Adding Trust to P2P Distribution of Paid Content
While peer-to-peer (P2P) file-sharing is a powerful and cost-effective content distribution model, most paid-for digital-content providers (CPs) use direct download to deliver their content. CPs are hesitant to rely on a P2P distribution model because it introduces a number of security concerns including content pollution by malicious peers, and lack of enforcement of authorized downloads. Furthermore, because users communicate directly with one another, the users can easily form illegal file-sharing clusters to exchange copyrighted content. Such exchange could hurt the content providers' profits. We present a P2P system TP2P, where we introduce a notion of trusted auditors (TAs). TAs are P2P peers that police the system by covertly monitoring and taking measures against misbehaving peers. This policing allows TP2P to enable a stronger security model making P2P a viable alternative for the distribution of paid digital content. Through analysis and simulation, we show the effectiveness of even a small number of TAs at policing the system. In a system with as many as 60% of misbehaving users, even a small number of TAs can detect 99% of illegal cluster formation. We develop a simple economic model to show that even with such a large presence of malicious nodes, TP2P can improve CP's profits (which could translate to user savings) by 62% to 122%, even while assuming conservative estimates of content and bandwidth costs. We implemented TP2P as a layer on top of BitTorrent and demonstrated experimentally using PlanetLab that our system provides trusted P2P file sharing with negligible performance overhead.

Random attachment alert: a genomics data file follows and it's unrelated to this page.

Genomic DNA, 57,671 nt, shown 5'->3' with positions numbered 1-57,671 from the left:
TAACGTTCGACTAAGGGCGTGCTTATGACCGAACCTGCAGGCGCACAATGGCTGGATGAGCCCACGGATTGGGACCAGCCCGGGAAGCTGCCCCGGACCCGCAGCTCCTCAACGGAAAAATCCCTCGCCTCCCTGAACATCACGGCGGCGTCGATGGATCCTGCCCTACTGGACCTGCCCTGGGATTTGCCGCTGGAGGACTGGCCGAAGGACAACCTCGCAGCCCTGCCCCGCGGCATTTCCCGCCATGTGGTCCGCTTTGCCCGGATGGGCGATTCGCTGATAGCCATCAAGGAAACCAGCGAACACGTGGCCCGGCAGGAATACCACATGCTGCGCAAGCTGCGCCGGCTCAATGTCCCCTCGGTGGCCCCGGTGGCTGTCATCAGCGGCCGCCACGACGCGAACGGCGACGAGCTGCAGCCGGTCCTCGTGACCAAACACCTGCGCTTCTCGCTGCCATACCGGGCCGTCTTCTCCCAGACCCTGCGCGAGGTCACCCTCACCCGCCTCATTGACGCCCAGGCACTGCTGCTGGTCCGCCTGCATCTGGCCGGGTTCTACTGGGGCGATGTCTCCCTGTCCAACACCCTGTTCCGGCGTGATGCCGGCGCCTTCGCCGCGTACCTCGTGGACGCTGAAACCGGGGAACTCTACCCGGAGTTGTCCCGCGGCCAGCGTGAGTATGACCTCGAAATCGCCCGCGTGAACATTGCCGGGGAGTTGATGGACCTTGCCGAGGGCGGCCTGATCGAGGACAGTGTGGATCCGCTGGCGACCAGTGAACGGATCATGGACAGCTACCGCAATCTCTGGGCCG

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Also Published In
- Information Security: 12th International Conference, ISC 2009, Pisa, Italy, September 7-9, 2009: Proceedings